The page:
Over the past decades, Rwanda has implemented a wide range of ecosystem restoration interventions. Most likely, the restoration focus in the country will shift in the future from primarily restoring ecosystem-based livelihoods to more biodiversity-focused restoration efforts. Drawing on a cross-sectional comparison of different types of restoration interventions, this sub-project will assess (1) how structure, diversity and function within restored sites change in response to time since restoration, and (2) what role the functional and taxonomic diversity of the species planted play in shaping the trajectory of restored sites. The knowledge generated can support Rwanda as well as other parts of the world in pursuing evidence-based, target-oriented ecosystem restoration that reflects changing needs and growing ambitions. This way, ecosystem restoration can increasingly move beyond simply reducing societal impacts to the partial or full recovery of native ecosystems. Approaches to ecosystem restoration can significantly differ in terms of their effect on ecosystem diversity, structure and function. In Rwanda, four types of ecosystem restoration are commonly pursued: agroforestry, woodlot plantings, watershed protection through erosion control, and natural regeneration. The extent to which these restoration efforts are successful in restoring the diversity, structure and function of ecosystems remains largely unknown. In addition, depending on the type of restoration and shaped by priority effects (i.e., the impact of the order of species arrival at a restored site), different restored sites will likely follow different ecological trajectories. Here, we consider four possible trajectories: historical, hybrid, novel, and designed ecosystems. To evaluate the present state of a given restored site and determine its possible trajectory, we will compare species diversity, ecosystem structure and ecosystem function to reference sites of the historical or a positive contemporary ecosystem state as well as of a degraded ecosystem state.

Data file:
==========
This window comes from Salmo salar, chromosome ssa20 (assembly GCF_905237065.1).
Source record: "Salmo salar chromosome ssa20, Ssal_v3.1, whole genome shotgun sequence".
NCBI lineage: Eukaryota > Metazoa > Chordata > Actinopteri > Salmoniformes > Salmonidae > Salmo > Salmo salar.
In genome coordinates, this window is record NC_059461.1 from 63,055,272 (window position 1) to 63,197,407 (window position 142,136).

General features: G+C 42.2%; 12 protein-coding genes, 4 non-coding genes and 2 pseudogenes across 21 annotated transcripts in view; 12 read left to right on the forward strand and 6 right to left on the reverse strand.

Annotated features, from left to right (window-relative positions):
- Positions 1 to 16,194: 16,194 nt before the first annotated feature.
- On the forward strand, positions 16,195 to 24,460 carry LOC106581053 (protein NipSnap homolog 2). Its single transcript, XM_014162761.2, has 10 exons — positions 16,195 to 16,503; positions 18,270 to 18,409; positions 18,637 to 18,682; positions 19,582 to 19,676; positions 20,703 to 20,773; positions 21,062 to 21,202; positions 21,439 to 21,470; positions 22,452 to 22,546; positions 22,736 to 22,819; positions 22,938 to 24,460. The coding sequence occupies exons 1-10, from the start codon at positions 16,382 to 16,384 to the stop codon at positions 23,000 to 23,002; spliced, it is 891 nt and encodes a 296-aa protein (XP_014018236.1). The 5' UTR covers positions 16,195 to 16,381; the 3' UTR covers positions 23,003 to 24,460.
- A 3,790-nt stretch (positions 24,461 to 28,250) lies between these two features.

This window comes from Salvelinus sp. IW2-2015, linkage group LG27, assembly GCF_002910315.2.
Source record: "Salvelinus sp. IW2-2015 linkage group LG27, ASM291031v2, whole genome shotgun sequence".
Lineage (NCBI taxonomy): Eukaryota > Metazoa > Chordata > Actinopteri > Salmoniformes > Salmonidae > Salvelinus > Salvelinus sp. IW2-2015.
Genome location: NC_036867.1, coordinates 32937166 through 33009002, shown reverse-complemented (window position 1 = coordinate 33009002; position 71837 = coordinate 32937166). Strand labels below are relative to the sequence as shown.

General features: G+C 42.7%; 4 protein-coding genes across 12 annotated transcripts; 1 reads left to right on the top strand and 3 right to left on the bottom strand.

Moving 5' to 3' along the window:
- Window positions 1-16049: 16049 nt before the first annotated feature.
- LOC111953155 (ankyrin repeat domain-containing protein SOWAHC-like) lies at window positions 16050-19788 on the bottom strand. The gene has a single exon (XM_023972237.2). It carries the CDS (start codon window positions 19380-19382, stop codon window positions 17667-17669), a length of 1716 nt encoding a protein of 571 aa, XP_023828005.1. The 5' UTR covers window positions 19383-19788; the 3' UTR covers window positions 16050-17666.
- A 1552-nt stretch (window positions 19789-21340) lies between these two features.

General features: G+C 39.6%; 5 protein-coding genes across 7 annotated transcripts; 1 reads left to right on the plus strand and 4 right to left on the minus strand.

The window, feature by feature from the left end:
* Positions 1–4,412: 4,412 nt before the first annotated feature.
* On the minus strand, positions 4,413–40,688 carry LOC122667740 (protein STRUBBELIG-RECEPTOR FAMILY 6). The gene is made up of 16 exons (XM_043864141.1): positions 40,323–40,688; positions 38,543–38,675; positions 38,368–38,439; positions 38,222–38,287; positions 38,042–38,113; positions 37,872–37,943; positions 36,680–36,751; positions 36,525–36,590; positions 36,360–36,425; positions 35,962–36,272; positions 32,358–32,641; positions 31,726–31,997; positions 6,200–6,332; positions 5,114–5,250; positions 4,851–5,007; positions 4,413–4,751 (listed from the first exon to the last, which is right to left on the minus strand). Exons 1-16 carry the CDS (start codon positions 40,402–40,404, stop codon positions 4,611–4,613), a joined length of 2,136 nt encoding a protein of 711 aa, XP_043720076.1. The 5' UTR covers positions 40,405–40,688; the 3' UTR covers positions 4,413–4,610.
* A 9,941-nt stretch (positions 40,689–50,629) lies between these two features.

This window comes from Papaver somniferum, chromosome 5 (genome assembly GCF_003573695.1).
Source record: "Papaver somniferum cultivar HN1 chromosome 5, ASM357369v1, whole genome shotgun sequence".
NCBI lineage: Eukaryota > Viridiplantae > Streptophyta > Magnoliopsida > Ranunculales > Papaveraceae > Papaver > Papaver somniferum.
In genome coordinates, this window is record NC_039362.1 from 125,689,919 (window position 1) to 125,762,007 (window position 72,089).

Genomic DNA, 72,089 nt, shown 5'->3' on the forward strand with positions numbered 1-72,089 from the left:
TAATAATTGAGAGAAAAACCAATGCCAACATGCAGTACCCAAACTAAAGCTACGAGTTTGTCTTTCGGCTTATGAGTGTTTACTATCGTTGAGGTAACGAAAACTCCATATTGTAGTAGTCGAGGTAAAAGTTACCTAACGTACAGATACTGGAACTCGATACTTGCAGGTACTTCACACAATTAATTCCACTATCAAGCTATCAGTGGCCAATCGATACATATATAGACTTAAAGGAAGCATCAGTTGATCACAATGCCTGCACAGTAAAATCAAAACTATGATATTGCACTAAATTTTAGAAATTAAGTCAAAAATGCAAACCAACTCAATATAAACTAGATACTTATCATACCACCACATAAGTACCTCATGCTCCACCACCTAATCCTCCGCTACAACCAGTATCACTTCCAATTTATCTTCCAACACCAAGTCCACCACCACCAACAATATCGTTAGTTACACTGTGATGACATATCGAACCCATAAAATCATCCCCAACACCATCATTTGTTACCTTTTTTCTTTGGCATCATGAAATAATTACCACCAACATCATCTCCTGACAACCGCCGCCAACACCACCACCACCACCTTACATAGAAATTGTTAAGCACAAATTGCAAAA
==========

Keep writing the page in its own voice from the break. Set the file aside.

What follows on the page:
To this end, we will assess how woody plant as well as bird species community diversity and composition change through time within different types of restored sites. Woody plants are important in the context of Rwanda because they dominate the structure, composition and function of historical and contemporary reference ecosystems in the study area, and are also the main focus of restoration activities. Birds, in turn, are involved in important ecosystem functions and are also likely to be mechanistically linked to woody vegetation composition and structure. In a final step, we will quantify a set of ecosystem functions deemed to be particularly relevant within the local context. For this, we will focus on readily measurable soil physical properties as well as on the regeneration potential of woody species.